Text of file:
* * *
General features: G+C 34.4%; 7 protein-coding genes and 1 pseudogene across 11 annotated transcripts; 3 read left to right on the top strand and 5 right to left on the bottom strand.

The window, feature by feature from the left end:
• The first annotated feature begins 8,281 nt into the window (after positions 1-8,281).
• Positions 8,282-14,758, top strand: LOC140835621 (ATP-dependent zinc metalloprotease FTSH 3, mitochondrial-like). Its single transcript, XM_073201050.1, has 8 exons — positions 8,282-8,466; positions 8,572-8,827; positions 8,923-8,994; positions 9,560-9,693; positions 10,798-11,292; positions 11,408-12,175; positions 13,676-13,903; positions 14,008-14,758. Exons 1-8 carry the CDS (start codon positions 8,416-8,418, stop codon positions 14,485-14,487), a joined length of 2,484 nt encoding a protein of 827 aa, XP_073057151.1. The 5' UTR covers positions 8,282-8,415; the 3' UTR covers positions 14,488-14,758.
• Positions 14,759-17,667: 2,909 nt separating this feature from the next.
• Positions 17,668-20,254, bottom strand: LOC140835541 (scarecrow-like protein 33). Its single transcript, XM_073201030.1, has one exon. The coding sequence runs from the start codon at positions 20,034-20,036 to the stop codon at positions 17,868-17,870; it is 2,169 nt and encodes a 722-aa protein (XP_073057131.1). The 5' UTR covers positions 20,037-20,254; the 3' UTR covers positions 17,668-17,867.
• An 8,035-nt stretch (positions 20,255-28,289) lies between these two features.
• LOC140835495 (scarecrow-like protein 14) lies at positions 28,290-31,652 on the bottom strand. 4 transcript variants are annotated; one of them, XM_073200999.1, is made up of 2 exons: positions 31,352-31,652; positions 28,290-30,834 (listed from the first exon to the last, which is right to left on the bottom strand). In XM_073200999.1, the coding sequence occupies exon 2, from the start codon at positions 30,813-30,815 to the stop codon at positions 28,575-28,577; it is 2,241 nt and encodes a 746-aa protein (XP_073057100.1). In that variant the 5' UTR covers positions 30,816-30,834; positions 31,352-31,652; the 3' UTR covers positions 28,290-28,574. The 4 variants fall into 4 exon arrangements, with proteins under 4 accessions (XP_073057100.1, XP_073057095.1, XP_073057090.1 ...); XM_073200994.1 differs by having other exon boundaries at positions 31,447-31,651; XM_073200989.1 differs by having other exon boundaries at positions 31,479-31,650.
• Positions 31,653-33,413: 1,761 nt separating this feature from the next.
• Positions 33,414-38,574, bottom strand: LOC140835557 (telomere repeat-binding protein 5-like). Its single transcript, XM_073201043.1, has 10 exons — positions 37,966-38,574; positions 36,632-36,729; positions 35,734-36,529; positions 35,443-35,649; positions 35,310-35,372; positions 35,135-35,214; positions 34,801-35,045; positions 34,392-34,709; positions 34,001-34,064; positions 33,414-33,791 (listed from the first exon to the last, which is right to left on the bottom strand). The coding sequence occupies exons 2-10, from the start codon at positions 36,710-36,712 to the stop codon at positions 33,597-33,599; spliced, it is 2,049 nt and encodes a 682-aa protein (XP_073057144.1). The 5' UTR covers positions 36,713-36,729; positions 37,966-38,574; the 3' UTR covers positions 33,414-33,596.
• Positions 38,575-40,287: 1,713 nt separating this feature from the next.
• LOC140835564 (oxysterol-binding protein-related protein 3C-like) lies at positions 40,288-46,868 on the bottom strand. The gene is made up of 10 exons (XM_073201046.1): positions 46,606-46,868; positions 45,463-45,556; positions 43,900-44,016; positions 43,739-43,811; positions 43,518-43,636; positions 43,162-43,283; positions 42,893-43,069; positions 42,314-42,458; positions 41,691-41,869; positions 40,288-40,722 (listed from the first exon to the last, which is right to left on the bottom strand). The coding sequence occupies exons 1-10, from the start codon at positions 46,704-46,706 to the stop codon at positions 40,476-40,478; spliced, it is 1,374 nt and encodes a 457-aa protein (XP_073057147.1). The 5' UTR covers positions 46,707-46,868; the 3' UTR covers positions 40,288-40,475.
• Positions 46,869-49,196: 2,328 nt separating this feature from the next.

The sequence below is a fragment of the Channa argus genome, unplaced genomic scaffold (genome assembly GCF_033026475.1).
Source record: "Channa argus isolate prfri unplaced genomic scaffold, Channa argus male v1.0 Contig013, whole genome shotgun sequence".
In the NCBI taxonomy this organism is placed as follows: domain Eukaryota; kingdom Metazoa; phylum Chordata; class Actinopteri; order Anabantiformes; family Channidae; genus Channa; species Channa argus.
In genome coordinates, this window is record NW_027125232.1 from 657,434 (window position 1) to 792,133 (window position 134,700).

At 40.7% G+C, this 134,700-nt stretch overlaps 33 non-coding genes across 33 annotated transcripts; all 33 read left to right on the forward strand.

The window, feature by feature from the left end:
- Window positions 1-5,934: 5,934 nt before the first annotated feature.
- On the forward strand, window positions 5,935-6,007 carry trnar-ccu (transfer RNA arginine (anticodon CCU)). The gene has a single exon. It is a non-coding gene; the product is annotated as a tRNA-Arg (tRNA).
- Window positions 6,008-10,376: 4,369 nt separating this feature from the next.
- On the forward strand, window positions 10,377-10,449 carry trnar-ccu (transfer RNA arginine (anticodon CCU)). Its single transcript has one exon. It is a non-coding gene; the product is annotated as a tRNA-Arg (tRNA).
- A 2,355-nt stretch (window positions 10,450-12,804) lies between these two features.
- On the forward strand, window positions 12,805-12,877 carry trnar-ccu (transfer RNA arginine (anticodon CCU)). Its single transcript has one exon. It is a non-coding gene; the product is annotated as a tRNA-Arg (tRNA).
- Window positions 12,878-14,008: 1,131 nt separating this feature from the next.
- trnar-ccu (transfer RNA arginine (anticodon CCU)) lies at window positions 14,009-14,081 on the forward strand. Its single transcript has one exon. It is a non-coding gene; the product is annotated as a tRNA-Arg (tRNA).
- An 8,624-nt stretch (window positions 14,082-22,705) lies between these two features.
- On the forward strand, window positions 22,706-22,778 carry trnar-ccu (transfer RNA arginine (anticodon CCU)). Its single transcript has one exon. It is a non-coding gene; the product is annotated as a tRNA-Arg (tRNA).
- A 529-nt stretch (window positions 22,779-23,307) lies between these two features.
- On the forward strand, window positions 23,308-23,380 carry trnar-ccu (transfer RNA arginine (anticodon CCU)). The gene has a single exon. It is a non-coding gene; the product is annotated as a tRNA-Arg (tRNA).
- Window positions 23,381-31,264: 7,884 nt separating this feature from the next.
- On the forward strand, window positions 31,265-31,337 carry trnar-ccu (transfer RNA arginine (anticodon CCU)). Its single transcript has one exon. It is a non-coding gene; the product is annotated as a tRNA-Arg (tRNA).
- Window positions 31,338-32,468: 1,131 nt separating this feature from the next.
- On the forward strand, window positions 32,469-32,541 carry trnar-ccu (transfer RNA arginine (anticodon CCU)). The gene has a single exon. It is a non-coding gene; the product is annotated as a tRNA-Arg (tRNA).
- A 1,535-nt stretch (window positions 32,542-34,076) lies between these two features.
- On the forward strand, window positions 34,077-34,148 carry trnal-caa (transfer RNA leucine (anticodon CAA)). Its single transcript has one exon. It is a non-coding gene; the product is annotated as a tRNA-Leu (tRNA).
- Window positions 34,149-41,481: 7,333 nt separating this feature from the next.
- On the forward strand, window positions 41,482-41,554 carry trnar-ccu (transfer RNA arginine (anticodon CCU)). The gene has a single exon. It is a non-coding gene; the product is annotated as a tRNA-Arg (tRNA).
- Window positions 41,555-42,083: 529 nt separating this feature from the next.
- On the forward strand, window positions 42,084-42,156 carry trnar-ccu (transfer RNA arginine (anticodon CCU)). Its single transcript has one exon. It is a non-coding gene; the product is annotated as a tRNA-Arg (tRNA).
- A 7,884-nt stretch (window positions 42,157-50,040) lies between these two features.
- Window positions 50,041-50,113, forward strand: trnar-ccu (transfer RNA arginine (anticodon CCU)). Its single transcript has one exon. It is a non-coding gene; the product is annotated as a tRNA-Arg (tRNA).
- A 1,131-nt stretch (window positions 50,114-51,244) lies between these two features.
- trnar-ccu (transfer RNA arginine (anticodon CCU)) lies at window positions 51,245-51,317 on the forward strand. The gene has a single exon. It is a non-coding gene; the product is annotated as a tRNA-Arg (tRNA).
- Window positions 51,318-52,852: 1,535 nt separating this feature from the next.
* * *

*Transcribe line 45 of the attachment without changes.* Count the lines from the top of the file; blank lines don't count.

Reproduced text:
- trnar-ccu (transfer RNA arginine (anticodon CCU)) lies at window positions 51,245-51,317 on the forward strand. The gene has a single exon. It is a non-coding gene; the product is annotated as a tRNA-Arg (tRNA).